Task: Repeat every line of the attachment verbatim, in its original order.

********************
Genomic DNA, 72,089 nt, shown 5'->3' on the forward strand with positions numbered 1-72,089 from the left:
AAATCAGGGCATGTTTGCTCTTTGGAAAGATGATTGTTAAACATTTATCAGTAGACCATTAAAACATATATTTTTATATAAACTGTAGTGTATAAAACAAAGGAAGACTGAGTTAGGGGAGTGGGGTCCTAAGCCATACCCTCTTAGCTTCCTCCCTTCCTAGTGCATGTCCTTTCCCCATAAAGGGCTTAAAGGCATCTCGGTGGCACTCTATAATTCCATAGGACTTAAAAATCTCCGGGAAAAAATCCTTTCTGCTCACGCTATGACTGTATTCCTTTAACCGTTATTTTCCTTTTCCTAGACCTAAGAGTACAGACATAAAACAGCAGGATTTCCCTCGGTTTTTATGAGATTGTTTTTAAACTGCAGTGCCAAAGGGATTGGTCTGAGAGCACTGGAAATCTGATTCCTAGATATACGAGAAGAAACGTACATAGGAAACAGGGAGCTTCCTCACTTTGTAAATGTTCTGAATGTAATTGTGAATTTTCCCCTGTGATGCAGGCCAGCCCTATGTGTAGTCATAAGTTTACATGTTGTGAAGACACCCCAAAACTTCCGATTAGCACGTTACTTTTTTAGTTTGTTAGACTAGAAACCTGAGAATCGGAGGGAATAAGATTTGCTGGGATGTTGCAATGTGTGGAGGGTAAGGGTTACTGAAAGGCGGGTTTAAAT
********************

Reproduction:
Genomic DNA, 72,089 nt, shown 5'->3' on the forward strand with positions numbered 1-72,089 from the left:
AAATCAGGGCATGTTTGCTCTTTGGAAAGATGATTGTTAAACATTTATCAGTAGACCATTAAAACATATATTTTTATATAAACTGTAGTGTATAAAACAAAGGAAGACTGAGTTAGGGGAGTGGGGTCCTAAGCCATACCCTCTTAGCTTCCTCCCTTCCTAGTGCATGTCCTTTCCCCATAAAGGGCTTAAAGGCATCTCGGTGGCACTCTATAATTCCATAGGACTTAAAAATCTCCGGGAAAAAATCCTTTCTGCTCACGCTATGACTGTATTCCTTTAACCGTTATTTTCCTTTTCCTAGACCTAAGAGTACAGACATAAAACAGCAGGATTTCCCTCGGTTTTTATGAGATTGTTTTTAAACTGCAGTGCCAAAGGGATTGGTCTGAGAGCACTGGAAATCTGATTCCTAGATATACGAGAAGAAACGTACATAGGAAACAGGGAGCTTCCTCACTTTGTAAATGTTCTGAATGTAATTGTGAATTTTCCCCTGTGATGCAGGCCAGCCCTATGTGTAGTCATAAGTTTACATGTTGTGAAGACACCCCAAAACTTCCGATTAGCACGTTACTTTTTTAGTTTGTTAGACTAGAAACCTGAGAATCGGAGGGAATAAGATTTGCTGGGATGTTGCAATGTGTGGAGGGTAAGGGTTACTGAAAGGCGGGTTTAAAT